Another beautiful, windless night fell with the Milky Way sugaring the canopy. Moonrise was visible, the disk stretched into a large, unfamiliar shape by atmospheric refraction until it had risen 15° above the horizon. An hour out of Fishguard, turbulence slowed me around the Strumble Head, but my speed returned once past it despite frequent overfalls down to St. David’s Head. Dawn broke at 6 a.m. and a chilly south-easterly cropped up as the stream bent around North Bishop rock, and continued southwards around Ramsey. Under full sail, Elektra cut down past Skomer at a snappy pace. The swell climbed to four feet, but the wind remained firm and she cut through cleanly on a close reach. The current sweeps out of the bottom of St. Bride’s Bay across the Isle of Skomer creating turbulence as it rejoins the main stream; negligible compared with the cross-tides south-west of Skokholm, about two miles south of Skomer, where the westbound ebb from the Bristol Channel meets the south flow from the Irish Sea. South-west of Skokholm at 8 a.m., I turned east against the wind and ebb tide. My speed dropped, and fifteen minutes later, out of the lee of the island, with 5-foot waves coming at me from more than one direction, I was helming energetically to zig-zag the boat and maintain steering way. There were still two hours of ebb, the wind set to strengthen, so I turned up the revs but made barely 2 knots over the six remaining miles to the Milford Haven entrance, by which time the wind was at force 5, about 25 MPH. I might have left later to get a turn of the tide at this stage, but the current would have been against the wind, shortening the fetch and steepening the swell. There are times when a favourable tide is not favourable at all.
Milford Haven is a 10-mile stretch of water with a mile-wide entrance in the south Pembrokeshire coast, a perfect natural harbour. I turned north into it around the marker buoy, pulled out the jib and let out the boom. With the F5 wind on the starboard and on flat, protected water, Elektra flew up the entrance channel like a racer finally allowed her head. It only lasted fifteen minutes until I had to turn into the wind again for the last four miles within the Haven, but it cheered me up. The wind was whistling in my face gusting to F6. A large cutter tacking in front of me had so much sail up that she was heeling past 45° most of the time, doubtless side-slipping a lot and making by my estimate barely 65° to the wind, an object lesson on how not to do it. Watching him make slow progress, I was tempted to try my hand against a strong wind by reefing the mainsail hard, hauling the jib in tight and hardening the backstay. However, there are buoys everywhere, large ships at anchor, long piers and staging where tankers pump off their cargoes, some shallows, not to mention other boats and yachts, and I did not have a spotter on board. I had been sailing for 14 hours after a 10-hour night sail into Fishguard with little rest in between, still tired after a similar journey from Caernarfon to Aberystwyth. I knew that I was a little euphoric, not thinking clearly, and prudence won over valour: I stayed on the motor.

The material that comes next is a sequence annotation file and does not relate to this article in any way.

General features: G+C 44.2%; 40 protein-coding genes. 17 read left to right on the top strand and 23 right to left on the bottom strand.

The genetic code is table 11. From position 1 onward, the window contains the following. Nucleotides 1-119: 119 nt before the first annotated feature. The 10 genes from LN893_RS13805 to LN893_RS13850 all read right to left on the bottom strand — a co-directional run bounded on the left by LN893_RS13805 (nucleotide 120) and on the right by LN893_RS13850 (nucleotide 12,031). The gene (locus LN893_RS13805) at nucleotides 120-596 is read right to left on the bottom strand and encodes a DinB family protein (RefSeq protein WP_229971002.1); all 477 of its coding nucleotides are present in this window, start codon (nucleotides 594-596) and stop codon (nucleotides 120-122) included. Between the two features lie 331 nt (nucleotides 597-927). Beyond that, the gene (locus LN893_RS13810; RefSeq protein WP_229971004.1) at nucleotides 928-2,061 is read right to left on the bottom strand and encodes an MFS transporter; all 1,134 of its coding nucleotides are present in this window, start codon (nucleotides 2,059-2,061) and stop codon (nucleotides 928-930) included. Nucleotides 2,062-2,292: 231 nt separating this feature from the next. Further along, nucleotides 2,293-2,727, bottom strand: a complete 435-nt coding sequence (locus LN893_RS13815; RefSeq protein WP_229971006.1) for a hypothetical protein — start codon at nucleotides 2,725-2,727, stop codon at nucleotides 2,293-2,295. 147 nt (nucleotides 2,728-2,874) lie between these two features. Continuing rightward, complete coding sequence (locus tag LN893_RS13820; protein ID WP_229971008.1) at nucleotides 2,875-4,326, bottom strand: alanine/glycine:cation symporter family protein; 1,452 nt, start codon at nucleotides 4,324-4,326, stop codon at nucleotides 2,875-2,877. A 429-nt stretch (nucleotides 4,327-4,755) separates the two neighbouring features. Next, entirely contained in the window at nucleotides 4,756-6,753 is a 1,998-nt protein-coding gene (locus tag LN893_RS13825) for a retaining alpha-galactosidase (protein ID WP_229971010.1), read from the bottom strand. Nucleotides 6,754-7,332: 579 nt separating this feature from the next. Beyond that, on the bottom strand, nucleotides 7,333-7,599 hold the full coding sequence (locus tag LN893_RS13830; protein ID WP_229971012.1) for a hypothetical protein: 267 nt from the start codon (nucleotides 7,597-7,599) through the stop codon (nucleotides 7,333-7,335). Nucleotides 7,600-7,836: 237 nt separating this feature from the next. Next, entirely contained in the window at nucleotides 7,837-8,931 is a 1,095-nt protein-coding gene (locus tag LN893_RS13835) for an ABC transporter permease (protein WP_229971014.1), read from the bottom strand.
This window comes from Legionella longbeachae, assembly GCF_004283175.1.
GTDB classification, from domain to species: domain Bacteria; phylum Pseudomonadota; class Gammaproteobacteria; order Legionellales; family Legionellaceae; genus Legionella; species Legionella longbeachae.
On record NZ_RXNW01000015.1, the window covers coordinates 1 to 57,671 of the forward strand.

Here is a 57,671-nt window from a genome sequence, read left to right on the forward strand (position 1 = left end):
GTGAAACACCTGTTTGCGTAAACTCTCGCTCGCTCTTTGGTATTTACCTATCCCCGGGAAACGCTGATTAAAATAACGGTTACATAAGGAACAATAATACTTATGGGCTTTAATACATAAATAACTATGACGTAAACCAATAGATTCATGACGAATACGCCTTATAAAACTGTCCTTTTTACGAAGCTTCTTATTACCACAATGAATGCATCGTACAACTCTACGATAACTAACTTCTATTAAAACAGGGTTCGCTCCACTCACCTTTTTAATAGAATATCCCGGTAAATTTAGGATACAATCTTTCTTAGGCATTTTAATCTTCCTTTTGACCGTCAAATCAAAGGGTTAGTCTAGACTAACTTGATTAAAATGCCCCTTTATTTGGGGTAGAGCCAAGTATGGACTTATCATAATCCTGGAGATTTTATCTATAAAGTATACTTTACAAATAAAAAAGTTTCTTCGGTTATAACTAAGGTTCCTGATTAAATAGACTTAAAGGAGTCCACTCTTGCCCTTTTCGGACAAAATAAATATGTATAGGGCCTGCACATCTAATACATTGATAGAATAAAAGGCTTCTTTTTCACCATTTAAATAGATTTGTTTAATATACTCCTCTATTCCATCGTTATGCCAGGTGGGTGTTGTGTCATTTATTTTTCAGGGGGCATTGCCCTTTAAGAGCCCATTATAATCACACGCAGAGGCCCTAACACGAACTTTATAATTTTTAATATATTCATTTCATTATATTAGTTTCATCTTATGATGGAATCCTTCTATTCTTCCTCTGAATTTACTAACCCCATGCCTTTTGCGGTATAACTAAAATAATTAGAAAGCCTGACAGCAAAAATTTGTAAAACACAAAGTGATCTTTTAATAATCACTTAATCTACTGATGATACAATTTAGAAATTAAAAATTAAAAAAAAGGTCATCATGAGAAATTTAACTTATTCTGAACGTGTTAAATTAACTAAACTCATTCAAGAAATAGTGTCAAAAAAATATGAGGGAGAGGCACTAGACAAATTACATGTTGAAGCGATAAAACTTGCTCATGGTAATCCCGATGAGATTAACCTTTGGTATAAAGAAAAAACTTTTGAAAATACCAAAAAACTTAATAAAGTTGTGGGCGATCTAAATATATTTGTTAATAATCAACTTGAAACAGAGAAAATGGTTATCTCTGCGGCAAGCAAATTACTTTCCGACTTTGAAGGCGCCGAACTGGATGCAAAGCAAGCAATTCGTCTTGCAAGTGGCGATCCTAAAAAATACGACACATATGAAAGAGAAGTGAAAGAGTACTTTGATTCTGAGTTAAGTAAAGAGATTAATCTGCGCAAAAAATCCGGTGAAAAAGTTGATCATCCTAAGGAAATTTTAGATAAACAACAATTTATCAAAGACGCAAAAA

Careful reading of the almanac revealed that the Milford town marina lock had its own VHF channel rather than the general Haven channel. Try as I might I could not raise the lock keeper on it, so I simply entered the lock, only to find him gesticulating angrily from the pier-head. I received shouted instructions to switch to the general VHF channel, berthed where he told me and walked back to the office to register, put out to have followed the rules to no avail. The channel had caused too much confusion with people not reading carefully, and had been abolished seven years before, but notices to update the almanac had not had any effect. I had conscientiously re-checked the almanac when I could not get an answer but never thought to try the general channel, an almost autistic lack of mental flexibility indicating a tired mind. Worse, I had not observed the giant notice painted on the end of the lock pier, legible from hundreds of metres away, stating which VHF channel to call before entering. You can keep going with familiar routines in growing fatigue, while your mind resigns more and more from the effort of extraneous input, until you can barely notice the unexpected, or project cause and effect beyond your own nose; but you will be lucky if you do no more than bump it as a result.
I would have time to recover. The storms arrived one after another, locking me up for two whole weeks. I needed a long window for the journey across the Bristol Channel to Cornwall, and thence the south coast, the last leg of the circumnavigation.
Next week: The Bristol Channel and Lands End to Newlyn
My ports of call:
- Gosport, Haslar marina, the start and end of the voyage.
- Eastbourne (Sovereign marina)
- Felixstowe Ferry (River Deben)
- Wells-next-the Sea
- Grimsby & Spurn Head
- West Hartlepool
- Low Newton-by-the-Sea
- Muir Town Basin (Caledonian Canal)
- Dochgarroch (Caledonian Canal)
- Fort Augustus (Caledonian Canal)
- Gairlochy (Caledonian Canal)
- Corpach (Caledonian Canal exit)
- Crinan (Canal entrance)
- Ardrishaig (Crinan Canal exit)
- Lochranza (Arran)
- Bangor (Belfast Lough)
- Peel (Isle of Man)
- Port St.Mary
- Milford Haven & Dale
- Newton Ferrers (to visit friends)
- West Bay (Bridport)
- Yarmouth (Isle of Wight)
(From there back to Gosport)